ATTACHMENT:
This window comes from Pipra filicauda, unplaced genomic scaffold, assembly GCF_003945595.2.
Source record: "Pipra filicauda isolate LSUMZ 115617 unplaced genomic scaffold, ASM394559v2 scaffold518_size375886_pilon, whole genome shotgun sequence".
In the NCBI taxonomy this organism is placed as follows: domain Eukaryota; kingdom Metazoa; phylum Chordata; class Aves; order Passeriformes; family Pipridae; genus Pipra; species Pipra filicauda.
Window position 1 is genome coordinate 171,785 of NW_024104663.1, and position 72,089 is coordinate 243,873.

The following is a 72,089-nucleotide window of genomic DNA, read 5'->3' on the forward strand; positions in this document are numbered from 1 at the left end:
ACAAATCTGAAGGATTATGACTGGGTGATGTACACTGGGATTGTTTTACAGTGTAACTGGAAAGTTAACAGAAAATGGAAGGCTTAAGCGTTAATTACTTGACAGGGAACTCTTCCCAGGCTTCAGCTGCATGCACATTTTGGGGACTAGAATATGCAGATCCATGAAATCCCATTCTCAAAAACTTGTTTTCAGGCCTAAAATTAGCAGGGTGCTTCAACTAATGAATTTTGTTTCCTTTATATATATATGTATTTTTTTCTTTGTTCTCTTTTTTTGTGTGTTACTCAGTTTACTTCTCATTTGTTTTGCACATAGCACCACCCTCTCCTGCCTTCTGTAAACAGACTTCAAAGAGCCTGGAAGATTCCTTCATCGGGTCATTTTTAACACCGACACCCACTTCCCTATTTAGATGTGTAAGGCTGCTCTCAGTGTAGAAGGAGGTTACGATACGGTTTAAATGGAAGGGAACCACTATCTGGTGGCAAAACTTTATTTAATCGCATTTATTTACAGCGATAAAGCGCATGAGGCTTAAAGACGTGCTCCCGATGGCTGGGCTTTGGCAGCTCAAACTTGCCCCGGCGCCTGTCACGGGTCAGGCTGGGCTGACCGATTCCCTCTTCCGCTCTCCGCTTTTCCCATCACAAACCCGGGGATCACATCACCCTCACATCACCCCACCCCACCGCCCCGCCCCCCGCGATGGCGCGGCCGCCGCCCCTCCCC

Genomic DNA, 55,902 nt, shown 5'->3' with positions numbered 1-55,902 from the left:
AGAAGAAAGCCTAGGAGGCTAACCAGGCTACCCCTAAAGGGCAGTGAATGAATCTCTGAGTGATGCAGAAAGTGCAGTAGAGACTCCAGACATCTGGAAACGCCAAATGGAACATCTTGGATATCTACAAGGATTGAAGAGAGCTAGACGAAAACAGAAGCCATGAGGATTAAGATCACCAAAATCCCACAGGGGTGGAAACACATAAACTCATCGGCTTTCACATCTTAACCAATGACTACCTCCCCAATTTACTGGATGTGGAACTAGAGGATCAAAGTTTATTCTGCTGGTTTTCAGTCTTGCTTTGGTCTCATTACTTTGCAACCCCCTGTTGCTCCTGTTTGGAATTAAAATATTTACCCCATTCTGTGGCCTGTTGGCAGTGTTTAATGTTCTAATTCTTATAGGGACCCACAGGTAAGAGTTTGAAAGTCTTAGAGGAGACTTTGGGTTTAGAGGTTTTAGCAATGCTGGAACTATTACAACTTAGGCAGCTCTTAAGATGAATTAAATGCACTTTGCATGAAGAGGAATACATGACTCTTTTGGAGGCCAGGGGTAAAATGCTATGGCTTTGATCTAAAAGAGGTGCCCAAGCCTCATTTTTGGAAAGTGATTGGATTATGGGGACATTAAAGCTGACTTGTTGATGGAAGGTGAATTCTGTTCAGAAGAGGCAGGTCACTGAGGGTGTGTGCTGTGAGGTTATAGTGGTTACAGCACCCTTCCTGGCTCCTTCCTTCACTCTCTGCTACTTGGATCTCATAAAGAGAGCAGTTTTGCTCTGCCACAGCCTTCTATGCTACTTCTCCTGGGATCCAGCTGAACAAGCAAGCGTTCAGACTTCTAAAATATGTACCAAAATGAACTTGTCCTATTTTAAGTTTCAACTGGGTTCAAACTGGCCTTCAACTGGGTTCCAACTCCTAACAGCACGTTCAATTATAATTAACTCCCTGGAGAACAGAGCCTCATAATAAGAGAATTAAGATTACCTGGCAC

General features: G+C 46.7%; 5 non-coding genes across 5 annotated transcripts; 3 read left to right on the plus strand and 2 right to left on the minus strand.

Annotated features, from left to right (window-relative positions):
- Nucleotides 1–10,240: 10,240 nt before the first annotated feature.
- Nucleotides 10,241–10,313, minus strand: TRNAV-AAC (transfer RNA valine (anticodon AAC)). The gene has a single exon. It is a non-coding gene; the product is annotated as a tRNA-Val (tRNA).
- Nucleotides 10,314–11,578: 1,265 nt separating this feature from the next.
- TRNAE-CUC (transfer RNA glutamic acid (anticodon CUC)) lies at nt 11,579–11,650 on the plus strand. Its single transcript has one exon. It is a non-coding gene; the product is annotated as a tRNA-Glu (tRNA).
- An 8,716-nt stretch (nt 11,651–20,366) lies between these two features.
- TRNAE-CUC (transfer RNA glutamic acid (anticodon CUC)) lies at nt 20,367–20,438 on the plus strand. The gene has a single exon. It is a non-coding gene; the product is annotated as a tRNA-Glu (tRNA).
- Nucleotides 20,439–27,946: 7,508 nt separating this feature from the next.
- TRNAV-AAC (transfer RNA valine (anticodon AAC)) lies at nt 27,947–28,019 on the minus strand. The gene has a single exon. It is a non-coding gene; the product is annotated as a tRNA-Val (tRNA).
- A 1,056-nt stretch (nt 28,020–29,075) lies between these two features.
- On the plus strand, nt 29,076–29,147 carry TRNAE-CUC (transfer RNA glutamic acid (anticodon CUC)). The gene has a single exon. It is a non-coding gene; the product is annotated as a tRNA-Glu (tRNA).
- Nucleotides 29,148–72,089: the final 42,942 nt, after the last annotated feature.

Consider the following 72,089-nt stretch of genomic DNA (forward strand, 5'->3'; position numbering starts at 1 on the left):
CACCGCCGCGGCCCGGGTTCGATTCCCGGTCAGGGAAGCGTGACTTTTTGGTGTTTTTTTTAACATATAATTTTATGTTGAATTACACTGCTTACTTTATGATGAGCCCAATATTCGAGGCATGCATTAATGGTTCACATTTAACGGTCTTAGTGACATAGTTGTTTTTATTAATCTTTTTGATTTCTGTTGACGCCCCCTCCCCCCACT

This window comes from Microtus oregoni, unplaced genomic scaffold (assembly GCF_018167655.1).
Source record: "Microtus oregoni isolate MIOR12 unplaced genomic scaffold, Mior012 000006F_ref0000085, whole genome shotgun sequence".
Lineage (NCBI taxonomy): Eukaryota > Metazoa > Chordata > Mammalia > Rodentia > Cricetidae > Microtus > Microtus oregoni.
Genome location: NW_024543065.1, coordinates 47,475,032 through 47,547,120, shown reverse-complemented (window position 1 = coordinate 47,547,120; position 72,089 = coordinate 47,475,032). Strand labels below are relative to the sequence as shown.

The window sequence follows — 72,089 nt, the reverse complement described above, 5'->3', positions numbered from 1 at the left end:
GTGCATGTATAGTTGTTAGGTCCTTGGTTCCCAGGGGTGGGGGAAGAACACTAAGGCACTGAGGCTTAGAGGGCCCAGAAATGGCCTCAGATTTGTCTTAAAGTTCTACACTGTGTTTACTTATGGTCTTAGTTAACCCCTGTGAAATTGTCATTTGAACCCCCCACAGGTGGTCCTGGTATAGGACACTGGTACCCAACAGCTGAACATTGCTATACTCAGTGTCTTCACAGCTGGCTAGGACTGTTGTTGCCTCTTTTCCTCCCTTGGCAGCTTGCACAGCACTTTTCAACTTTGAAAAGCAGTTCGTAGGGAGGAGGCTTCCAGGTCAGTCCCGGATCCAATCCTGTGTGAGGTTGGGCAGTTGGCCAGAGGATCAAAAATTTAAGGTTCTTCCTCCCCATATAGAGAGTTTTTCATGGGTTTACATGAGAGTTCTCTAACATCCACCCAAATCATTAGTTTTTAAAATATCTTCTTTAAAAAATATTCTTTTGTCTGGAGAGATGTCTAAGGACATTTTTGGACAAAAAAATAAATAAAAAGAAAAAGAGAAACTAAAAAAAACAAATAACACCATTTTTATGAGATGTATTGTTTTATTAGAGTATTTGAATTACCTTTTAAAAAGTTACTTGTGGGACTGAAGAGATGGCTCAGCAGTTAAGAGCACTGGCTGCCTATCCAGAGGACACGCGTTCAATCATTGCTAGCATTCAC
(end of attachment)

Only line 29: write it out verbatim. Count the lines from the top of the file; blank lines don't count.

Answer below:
GTGCATGTATAGTTGTTAGGTCCTTGGTTCCCAGGGGTGGGGGAAGAACACTAAGGCACTGAGGCTTAGAGGGCCCAGAAATGGCCTCAGATTTGTCTTAAAGTTCTACACTGTGTTTACTTATGGTCTTAGTTAACCCCTGTGAAATTGTCATTTGAACCCCCCACAGGTGGTCCTGGTATAGGACACTGGTACCCAACAGCTGAACATTGCTATACTCAGTGTCTTCACAGCTGGCTAGGACTGTTGTTGCCTCTTTTCCTCCCTTGGCAGCTTGCACAGCACTTTTCAACTTTGAAAAGCAGTTCGTAGGGAGGAGGCTTCCAGGTCAGTCCCGGATCCAATCCTGTGTGAGGTTGGGCAGTTGGCCAGAGGATCAAAAATTTAAGGTTCTTCCTCCCCATATAGAGAGTTTTTCATGGGTTTACATGAGAGTTCTCTAACATCCACCCAAATCATTAGTTTTTAAAATATCTTCTTTAAAAAATATTCTTTTGTCTGGAGAGATGTCTAAGGACATTTTTGGACAAAAAAATAAATAAAAAGAAAAAGAGAAACTAAAAAAAACAAATAACACCATTTTTATGAGATGTATTGTTTTATTAGAGTATTTGAATTACCTTTTAAAAAGTTACTTGTGGGACTGAAGAGATGGCTCAGCAGTTAAGAGCACTGGCTGCCTATCCAGAGGACACGCGTTCAATCATTGCTAGCATTCAC